Traffic in Dhaka. Ismail Ferdous/World Bank
Dhaka, the capital city of Bangladesh, has been dubbed as “the traffic capital of the world” because of its chaotic traffic and frequent traffic jams. Some say Dhaka needs more roads, because only 7% of land is covered by roads in Dhaka, while in many developed capital cities it is more than 20%. That argument may hold some water.
For many years, many cities in the world did try to build more roads to relief traffic jams after motorization took place. However, no city has been able to build itself out of congestion. In fact, allocating more urban land to roads means you have to reduce the portion of land allocated for other urban functions, such as housing, industrial, commercial and entertainment. What has also been widely recognized is that building more roads does NOT reduce traffic congestion. It would actually induce more motorized traffic and thus create more traffic congestion.
The United Nations has declared 2014 as the International Year of Small Island Developing States (SIDS), in recognition of the contributions this group of countries has made to the world, and to raise awareness of the development challenges they confront – including those related to climate change and the need to create high-quality jobs for their citizens.
The Third International Conference on SIDS in September in Apia, Samoa will be the highlight event. The World Bank Group is helping shape the debate on both climate and jobs with a delegation led by Rachel Kyte, the Group Vice President and Special Envoy for Climate Change, and with senior-level participation in the conference’s Private Sector Forum.
Is the global jobs agenda relevant to small islands states?
Tackling the challenges related to the jobs agenda in large and middle-income countries could be seen as the most significant issue for the Bank Group’s new Trade and Competitiveness Global Practice, of which I’m a member. Yet the Minister of Finance of Seychelles recently challenged my thinking on this.
At the June 13 joint World Bank Group-United Nations' High-Level Dialogue on Advancing Sustainable Development in SIDS (which precedes the September conference on SIDS), the presentation by Pierre Laporte, the Minister of Finance, Trade and Investment of Seychelles – who is also the chair of the Small States Forum – led to a lively discussion on various job-creation and growth models that the SIDS countries may want to pursue.
The sentiment among SIDS leaders was that one-size-fits-all solutions will not do when it comes to jobs and growth. Yes, they do want to continue to address the tough fiscal challenges they face, but they want to tackle them while creating job opportunities for their citizens.
Decades of reforms have not helped SIDS grow at a rate similar to the rest of the world: On average, their pace of job creation is about half the global rate. The lack of opportunities felt by many generations resulted in a heavy “brain drain” that exceeds the level seen in other developing countries.
It is becoming very clear that business as usual in SIDS will not do. Creative solutions need to be found now.
Even though I didn’t grow up watching football, admittedly I’ve developed an interest in the sport during this month-long emotional World Cup soap opera. And like me, millions of people will be glued to their television sets for this Sunday’s finals match between Argentina and Germany.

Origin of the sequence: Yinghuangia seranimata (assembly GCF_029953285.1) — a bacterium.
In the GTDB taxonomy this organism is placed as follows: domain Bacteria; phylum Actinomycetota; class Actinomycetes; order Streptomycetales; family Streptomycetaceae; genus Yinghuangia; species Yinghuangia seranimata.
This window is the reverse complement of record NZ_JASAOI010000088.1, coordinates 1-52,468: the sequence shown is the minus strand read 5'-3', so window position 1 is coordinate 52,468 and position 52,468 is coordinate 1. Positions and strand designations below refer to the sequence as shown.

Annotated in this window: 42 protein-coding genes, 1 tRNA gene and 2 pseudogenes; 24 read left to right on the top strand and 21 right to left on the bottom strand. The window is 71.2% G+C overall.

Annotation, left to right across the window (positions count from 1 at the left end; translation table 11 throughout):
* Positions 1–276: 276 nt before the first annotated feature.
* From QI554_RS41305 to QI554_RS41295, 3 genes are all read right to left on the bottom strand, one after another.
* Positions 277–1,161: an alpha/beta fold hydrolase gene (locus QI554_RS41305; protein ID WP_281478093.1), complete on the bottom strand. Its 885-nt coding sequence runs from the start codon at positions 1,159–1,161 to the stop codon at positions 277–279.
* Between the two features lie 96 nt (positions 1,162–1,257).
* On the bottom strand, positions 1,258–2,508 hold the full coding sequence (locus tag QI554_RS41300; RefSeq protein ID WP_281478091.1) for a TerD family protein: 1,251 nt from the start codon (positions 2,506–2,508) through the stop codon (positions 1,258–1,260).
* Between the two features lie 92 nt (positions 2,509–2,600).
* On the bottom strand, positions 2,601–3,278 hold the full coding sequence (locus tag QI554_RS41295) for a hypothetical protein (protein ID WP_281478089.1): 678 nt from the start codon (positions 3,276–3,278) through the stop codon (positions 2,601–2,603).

Above and beyond the superstars, the fans and controversies, I learned more about how this beautiful game is used to build communities, overcome social and cultural divides and advance peace. It seems sports have a way of changing the lives of people around the world - but what does this exactly look like?
When I visited one of the World Bank’s community sites for its new Social Safety Net program, I wanted to see the progress it had made since my first visit in November 2012. In the first group session, I sat down with about 15 pregnant women—many of them pregnant for the first time—to hear a trained “role model mother” talk to them about the importance of rest, healthy eating, and breastfeeding.
Education and employment are key problems for young people in Egypt, who say they need to see changes—in terms of more jobs and better education—in the present, not in the distant “future”, the word they always hear used in promises of change in Egypt.
President of the organization Fardos to empower women, Sameera Nasr Abdullah, addresses the value of having a space in which to build channels of communication with the government.
If Mwalimu Julius Nyerere, the Father of the Nation, visited Dar es Salaam today, there is no doubt he would be surprised at what the city has morphed into since his time. From less than one million people in the early 1990s, Dar es Salaam’s population has grown at an average rate of 5.8 percent annually to reach 4.4 million people today, making it one of the fastest growing cities in the world. It is now estimated that the city will be home to over 10 million inhabitants by 2027.
The urbanization process in Tanzania is a tale of two cities, as illustrated by the recent growth of Dar es Salaam. At first glance, Dar es Salaam looks like a modern city with a panoramic skyline of tall new buildings. But this façade of the modern metropolis quickly gives way to sights of congestion in the city slums, highlighting the realities of poor urban planning and inadequate public services.
Child mortality rates have declined across the developing world over the past four decades and the best performing region in this regard has been the Middle East and North Africa.